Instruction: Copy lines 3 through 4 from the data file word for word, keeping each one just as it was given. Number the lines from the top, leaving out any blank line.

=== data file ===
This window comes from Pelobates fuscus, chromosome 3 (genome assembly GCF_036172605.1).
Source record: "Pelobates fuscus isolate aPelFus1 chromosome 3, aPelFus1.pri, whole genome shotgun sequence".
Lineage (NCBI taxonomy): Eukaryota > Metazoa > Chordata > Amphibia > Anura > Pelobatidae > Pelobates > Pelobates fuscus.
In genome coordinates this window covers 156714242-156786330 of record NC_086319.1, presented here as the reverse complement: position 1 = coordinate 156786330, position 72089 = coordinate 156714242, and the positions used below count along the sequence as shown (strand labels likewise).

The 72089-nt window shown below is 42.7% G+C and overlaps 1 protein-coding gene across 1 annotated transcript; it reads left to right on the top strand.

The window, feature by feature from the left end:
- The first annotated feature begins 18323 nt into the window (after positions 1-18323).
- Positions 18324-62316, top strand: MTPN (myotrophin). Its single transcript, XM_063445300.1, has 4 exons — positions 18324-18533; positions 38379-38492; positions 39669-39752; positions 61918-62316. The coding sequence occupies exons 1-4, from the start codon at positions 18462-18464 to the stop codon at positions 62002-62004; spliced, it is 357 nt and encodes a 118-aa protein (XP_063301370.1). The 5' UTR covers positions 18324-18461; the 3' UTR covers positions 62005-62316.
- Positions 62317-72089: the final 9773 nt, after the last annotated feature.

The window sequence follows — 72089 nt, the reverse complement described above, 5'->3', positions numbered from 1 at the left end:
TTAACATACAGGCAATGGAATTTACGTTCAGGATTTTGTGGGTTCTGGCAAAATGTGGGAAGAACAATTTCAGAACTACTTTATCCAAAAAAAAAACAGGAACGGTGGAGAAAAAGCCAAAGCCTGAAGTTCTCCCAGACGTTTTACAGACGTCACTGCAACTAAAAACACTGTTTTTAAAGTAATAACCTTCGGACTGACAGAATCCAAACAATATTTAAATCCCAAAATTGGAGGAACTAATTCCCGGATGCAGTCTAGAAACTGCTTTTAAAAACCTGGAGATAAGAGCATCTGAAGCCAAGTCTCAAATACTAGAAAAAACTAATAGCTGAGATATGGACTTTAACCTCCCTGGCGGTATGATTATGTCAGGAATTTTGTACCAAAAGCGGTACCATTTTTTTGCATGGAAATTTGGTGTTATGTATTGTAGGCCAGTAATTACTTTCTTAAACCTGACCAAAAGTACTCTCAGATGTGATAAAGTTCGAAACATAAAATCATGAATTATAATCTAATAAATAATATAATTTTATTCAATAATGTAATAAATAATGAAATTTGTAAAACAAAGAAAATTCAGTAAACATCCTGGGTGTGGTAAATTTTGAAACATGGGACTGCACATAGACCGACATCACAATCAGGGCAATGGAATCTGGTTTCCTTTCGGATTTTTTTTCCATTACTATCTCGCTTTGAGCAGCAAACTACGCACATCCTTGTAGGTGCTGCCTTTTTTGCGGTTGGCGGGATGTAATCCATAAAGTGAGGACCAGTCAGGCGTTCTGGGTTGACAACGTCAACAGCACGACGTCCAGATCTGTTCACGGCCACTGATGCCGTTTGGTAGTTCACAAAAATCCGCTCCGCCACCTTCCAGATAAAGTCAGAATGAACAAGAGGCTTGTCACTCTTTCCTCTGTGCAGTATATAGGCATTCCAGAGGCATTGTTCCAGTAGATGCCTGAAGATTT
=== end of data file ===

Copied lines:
Lineage (NCBI taxonomy): Eukaryota > Metazoa > Chordata > Amphibia > Anura > Pelobatidae > Pelobates > Pelobates fuscus.
In genome coordinates this window covers 156714242-156786330 of record NC_086319.1, presented here as the reverse complement: position 1 = coordinate 156786330, position 72089 = coordinate 156714242, and the positions used below count along the sequence as shown (strand labels likewise).